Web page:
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Paris is a long way behind London in mechanical traction.

26th January 1911
Page 11
Page 11, 26th January 1911 — Paris is a long way behind London in mechanical traction.
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I had a day or two there recently, and our old friend the horse still mostly holds good; the light motorvan, as -far as I could see, has practically yet to come. One sees a good few heavy lorries and some buses, but the motoreabs are comparatively scarce, especially at the large railway termini; you have, in fact, precious little chance of getting one at the stations unless you engaged a scout to go out into the streets and secure an incoming cab.

An echo of my recent holiday in Switzerland comes reverberating from that blithesome individual, Mr. A. E. Newton of Vacuum Mobiloil renown. My brief holiday notes last week have inspired him to follow Silas Wegg's example to "drop into poetry," and there are still further unsuspected qitalifications developed: he has artistic leanings. Punch's caricaturists must beware, because here are

indications of genius. With a few masterly strokes of the pen, he portrays me precisely in the agonies of a first attempt at " ski-ing,'' and lie labels that masterpiece " Out." Adjoining it is a sweetly-conceived companion picture duly inscribed "Home," in which I am evidently making use of some passes for the theatre—because I am looking its if it was not costing me a penny, I am in the best seats in all my war-paint, and I am accompanied hy a most-alluring example of femininity. Bernard Partridge, John Hassall, and the Temple Press cartoonists must look out, because " there are others."

The most ubiquitous person I knew at the moment is Mr. Fritz Poppe, of the Polack Tyre and Rubber Co., Ltd. About ten days ago, when I called, he was very busy; he had just returned from Germany, and, in order to finish my conversation, I was ‘vhisked off to St. Pancras with him in it Dennis htnclatilet, and I saw him safely despatched to Manchester. Two days later I ran across him in the West End of London. Early last week I was in Manchester myself, and here lw was again, still hard at it, and in close proximity was Leo Swain, his Lancashire representative, and J. W. Murton his Scottish lieutenant, who had come down from Glasgow to meet him. When this trio were not going off in Swain's motorcar to see some manufacturer, they were in the Mid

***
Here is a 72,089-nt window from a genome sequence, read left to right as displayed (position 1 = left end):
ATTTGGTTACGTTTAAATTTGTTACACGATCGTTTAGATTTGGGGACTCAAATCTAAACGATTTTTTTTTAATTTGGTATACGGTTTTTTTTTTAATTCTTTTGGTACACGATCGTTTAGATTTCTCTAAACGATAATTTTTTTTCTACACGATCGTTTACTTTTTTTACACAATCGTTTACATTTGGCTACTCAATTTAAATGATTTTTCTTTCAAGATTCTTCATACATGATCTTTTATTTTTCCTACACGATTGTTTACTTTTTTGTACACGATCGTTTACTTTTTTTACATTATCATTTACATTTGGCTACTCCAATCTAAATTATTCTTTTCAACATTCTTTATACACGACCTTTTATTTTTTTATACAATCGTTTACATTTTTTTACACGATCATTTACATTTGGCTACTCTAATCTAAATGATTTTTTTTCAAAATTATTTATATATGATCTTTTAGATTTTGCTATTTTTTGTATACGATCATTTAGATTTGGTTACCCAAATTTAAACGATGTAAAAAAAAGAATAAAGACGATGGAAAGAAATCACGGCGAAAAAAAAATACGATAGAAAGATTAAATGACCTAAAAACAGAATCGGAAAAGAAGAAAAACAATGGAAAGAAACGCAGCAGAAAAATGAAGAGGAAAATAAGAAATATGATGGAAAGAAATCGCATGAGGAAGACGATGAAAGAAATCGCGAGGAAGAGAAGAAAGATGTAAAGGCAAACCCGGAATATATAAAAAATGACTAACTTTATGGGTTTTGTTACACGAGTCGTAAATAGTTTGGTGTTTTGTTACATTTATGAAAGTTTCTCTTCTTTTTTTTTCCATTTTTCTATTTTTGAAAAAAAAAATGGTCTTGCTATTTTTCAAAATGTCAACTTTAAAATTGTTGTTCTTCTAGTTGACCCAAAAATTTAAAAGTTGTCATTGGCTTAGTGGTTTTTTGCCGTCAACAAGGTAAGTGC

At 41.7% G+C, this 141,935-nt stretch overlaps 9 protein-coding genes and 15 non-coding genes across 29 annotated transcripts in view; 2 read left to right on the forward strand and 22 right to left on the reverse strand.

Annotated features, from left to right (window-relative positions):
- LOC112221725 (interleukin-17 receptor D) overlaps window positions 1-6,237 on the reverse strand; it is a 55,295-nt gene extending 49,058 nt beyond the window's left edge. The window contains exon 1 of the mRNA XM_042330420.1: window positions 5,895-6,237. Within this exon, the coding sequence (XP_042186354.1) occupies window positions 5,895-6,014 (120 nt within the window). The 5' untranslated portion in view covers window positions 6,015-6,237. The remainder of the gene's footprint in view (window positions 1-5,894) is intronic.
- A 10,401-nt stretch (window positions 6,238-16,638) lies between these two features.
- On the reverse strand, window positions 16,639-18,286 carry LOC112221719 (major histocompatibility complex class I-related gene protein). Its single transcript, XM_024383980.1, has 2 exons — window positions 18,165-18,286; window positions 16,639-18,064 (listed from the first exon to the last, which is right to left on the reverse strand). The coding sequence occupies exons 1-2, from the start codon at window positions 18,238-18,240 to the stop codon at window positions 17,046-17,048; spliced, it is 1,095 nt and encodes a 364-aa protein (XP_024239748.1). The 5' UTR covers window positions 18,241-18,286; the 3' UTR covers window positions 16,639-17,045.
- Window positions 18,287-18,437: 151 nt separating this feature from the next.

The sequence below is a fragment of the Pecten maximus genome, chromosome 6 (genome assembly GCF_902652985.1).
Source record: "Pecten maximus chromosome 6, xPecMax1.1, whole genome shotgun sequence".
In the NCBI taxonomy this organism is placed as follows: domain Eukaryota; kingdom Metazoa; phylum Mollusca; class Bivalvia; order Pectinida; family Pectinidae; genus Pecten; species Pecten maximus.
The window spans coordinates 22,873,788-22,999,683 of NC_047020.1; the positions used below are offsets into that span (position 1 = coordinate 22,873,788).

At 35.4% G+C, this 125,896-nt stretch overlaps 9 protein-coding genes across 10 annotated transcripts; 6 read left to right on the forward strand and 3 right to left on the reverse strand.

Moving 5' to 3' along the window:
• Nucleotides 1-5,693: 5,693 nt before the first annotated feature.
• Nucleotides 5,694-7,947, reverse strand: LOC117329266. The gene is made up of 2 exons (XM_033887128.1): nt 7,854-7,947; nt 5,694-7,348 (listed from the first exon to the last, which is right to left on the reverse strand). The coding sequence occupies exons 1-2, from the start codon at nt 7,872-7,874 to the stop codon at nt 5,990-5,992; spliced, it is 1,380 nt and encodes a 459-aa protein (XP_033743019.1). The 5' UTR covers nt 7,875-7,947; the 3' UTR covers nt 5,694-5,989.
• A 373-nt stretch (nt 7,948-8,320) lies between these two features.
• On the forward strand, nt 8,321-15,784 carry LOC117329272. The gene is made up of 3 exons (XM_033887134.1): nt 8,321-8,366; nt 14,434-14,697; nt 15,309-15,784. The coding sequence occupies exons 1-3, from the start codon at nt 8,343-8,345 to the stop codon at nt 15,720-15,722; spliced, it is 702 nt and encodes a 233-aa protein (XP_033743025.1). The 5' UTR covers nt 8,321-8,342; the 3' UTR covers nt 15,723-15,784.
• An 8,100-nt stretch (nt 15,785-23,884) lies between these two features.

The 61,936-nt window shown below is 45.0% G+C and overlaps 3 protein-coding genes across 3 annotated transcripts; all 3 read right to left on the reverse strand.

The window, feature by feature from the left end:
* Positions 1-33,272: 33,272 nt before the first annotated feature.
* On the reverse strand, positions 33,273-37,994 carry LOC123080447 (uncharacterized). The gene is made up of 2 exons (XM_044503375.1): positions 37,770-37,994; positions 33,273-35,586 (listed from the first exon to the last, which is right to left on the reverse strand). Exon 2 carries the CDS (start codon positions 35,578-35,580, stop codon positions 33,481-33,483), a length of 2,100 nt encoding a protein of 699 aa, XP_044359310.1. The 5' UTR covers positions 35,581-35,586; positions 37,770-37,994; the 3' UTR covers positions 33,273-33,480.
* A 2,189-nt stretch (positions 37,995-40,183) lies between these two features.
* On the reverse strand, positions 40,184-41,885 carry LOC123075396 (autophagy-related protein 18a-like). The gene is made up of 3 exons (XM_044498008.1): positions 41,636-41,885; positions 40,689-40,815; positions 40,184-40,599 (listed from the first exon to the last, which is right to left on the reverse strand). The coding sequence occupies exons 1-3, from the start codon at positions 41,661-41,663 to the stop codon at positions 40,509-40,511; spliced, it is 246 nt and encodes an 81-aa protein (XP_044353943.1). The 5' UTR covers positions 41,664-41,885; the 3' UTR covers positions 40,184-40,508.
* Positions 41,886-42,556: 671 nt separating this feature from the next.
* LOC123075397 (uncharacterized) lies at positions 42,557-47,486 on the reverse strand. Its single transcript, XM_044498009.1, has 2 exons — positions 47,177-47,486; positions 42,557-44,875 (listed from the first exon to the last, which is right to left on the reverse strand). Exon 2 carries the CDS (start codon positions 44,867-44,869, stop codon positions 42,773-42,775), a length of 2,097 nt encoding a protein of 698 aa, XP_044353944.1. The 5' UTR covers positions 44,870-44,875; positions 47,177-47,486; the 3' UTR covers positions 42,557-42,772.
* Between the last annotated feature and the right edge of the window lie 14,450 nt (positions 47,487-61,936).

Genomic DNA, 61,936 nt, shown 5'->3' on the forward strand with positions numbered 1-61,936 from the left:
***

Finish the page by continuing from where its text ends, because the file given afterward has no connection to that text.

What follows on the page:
land _Hotel talking tires for all they were worth with one user or another, and then I lost sight of them for half a day, but the very first friendly face

saw on my return to London, late on Thursday night, oddly enough, was Mr. Fritz Poppe's ; he said he was just off to Germany the next night. I thought my duties kept me moving about a little, but I shall proceed, as the Yankees say, to " take in my sign.' 7

Still more pocketbooks and cigarette cases find their way to me. This time it is the Peter Union tire people who convey, in this delicate manner, that I shall have plenty of use for note books in this new year of grace, and cigarette cases are always handy for a man whose work is mostly outdoors. If Mr. Bockemuhl finds himself besieged by applicants for these articles, he has brought it on himself. He was to have spent a holiday in Switzerland this winter, but up to now has found himself unable, through stress of business, to absent himself, and he recently listened to my glowing accounts and descriptions of Alpine attractions with very mixed feelings.

I had not talked with Mr. 1 Tannett Ffeaten, the Manager of the Steel Barrel Co.'s works at Uxbridge, but a few minutes when, through my accent or intonation, he correctly indicated the location of" my own. my native laud." Not, mind you, that 'L hail from Yorkshire: that is no doubt obvious enough, but the word Leeds was hurled at Me, and as lie saw the light in the same dirty, dear old town, and is nearly contemporary with me, we were soon, launched ih a reminiscent talk that stretched back a good many decades, about school-days and inter-school cricket and football matches, topics always fresh, always throbbing with interest to the Northcountryman's heart, and, dear, dear, he still plays cricket down at 'Uxbridge whenever he can spare the time. It was interesting to me to note the facilities the Steel Barrel Co. has for carrying out gigantic work: unlimited space is there the works are near the railway, and, almost better still for their purposes, the canal runs alongside their establishment. Large users of motor spirit are realizing what an immense saving can be effected by efficient tank storage.

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